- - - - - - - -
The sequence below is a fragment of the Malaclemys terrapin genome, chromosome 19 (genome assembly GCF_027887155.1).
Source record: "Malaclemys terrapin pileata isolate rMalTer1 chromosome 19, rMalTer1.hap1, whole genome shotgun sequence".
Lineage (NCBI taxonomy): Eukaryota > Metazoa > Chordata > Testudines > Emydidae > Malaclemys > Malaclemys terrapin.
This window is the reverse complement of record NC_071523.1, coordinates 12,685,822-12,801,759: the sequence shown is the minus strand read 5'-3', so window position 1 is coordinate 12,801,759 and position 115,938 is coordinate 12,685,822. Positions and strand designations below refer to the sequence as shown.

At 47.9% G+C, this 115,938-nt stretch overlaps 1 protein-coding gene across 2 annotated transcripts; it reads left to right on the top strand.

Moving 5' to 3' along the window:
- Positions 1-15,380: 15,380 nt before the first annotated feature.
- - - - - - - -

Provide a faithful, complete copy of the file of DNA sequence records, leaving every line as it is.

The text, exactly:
The sequence below is a fragment of the Malaclemys terrapin genome, chromosome 19 (genome assembly GCF_027887155.1).
Source record: "Malaclemys terrapin pileata isolate rMalTer1 chromosome 19, rMalTer1.hap1, whole genome shotgun sequence".
Lineage (NCBI taxonomy): Eukaryota > Metazoa > Chordata > Testudines > Emydidae > Malaclemys > Malaclemys terrapin.
This window is the reverse complement of record NC_071523.1, coordinates 12,685,822-12,801,759: the sequence shown is the minus strand read 5'-3', so window position 1 is coordinate 12,801,759 and position 115,938 is coordinate 12,685,822. Positions and strand designations below refer to the sequence as shown.

At 47.9% G+C, this 115,938-nt stretch overlaps 1 protein-coding gene across 2 annotated transcripts; it reads left to right on the top strand.

Moving 5' to 3' along the window:
- Positions 1-15,380: 15,380 nt before the first annotated feature.